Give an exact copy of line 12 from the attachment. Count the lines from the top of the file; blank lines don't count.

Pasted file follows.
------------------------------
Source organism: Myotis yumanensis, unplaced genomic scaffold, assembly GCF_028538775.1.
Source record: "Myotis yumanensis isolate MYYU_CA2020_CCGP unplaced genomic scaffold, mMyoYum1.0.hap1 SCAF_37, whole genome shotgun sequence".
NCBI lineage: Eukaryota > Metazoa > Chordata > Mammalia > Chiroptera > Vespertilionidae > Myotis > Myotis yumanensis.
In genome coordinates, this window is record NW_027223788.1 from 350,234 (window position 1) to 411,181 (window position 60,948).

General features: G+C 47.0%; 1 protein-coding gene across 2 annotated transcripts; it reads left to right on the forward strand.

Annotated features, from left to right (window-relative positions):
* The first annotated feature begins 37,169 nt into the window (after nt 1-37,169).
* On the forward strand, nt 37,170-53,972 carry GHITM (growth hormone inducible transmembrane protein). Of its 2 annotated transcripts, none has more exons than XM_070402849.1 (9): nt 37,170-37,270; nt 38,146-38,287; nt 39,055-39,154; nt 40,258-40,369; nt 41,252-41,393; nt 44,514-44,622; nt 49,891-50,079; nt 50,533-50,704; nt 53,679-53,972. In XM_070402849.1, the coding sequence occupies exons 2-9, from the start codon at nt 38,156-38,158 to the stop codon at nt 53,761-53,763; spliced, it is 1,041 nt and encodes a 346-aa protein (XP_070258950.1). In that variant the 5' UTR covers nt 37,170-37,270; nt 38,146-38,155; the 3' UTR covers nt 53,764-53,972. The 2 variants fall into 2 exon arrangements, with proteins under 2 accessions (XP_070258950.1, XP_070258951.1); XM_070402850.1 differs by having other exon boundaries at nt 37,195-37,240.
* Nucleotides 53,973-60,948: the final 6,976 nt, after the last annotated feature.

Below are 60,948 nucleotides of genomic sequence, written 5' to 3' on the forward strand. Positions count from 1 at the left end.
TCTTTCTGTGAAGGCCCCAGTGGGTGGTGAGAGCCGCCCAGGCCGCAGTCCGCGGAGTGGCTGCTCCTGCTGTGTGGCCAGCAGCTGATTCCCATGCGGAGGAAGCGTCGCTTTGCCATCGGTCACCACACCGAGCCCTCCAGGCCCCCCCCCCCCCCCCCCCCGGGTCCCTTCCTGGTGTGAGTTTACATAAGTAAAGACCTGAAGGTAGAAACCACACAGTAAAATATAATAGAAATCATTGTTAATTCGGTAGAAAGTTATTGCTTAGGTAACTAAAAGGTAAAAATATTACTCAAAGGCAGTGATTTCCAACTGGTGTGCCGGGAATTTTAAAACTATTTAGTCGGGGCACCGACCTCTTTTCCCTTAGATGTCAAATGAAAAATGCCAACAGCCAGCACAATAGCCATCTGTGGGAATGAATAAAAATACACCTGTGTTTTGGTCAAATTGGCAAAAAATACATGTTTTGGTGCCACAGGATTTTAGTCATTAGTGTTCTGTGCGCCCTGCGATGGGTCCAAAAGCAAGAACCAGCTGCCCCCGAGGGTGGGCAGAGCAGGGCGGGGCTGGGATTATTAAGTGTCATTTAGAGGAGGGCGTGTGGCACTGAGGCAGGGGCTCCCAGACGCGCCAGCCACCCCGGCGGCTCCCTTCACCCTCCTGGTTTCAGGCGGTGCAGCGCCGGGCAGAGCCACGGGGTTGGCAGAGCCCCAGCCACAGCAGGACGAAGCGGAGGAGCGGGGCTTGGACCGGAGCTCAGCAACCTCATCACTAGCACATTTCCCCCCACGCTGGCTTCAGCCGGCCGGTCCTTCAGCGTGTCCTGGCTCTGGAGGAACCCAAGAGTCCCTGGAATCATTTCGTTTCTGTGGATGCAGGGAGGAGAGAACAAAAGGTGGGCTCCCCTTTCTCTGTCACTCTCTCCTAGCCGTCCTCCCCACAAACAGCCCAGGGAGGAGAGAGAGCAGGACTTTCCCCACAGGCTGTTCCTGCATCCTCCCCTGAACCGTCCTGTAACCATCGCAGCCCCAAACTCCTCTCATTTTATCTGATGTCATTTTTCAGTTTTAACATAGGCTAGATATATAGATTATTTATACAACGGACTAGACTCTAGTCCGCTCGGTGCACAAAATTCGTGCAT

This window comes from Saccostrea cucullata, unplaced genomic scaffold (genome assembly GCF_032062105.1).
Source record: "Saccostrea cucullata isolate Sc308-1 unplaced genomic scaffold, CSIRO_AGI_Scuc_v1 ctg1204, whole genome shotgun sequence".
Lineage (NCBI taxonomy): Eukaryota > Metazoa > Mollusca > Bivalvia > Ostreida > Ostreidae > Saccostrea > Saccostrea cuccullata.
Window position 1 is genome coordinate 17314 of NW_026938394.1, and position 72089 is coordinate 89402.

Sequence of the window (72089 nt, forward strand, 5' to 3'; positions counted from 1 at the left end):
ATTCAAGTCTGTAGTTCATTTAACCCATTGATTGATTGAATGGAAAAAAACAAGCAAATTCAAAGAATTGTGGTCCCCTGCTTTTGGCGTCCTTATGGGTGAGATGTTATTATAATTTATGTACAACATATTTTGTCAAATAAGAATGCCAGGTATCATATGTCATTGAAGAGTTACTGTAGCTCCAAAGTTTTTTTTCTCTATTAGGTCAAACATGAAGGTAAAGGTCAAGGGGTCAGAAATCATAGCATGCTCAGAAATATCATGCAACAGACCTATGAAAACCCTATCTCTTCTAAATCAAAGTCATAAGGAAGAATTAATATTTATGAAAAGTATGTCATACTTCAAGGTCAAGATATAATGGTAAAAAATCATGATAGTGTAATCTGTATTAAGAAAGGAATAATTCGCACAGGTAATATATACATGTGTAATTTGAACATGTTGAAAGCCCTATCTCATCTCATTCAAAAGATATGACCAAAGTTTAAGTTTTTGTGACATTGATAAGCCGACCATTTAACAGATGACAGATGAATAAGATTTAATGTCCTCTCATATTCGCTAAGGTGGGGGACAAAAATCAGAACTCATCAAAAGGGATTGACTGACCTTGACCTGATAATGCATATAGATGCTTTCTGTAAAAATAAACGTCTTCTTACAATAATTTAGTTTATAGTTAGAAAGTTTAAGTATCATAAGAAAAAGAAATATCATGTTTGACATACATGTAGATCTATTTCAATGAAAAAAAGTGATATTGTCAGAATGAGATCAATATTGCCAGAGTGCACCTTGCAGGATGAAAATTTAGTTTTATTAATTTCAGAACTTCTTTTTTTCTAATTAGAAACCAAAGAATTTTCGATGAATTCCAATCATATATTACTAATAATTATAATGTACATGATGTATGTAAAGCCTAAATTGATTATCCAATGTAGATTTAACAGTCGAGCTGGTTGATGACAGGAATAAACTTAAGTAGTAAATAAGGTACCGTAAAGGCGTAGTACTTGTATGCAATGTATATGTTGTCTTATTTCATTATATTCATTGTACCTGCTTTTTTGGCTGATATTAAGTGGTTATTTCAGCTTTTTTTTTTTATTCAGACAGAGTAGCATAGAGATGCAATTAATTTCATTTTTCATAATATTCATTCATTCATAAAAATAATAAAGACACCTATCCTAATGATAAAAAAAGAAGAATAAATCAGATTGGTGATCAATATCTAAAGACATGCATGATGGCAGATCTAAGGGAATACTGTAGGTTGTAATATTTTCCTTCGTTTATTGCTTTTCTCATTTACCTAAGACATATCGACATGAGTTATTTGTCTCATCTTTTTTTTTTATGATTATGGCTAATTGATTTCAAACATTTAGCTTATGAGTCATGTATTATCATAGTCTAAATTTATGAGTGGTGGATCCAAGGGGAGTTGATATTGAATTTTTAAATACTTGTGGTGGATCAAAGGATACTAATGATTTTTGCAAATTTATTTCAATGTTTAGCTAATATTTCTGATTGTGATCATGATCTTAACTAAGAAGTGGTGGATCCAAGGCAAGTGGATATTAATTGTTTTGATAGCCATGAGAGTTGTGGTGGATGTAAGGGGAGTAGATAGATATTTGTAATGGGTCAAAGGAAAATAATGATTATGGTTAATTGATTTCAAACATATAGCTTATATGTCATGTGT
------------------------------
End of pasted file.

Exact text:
This window comes from Saccostrea cucullata, unplaced genomic scaffold (genome assembly GCF_032062105.1).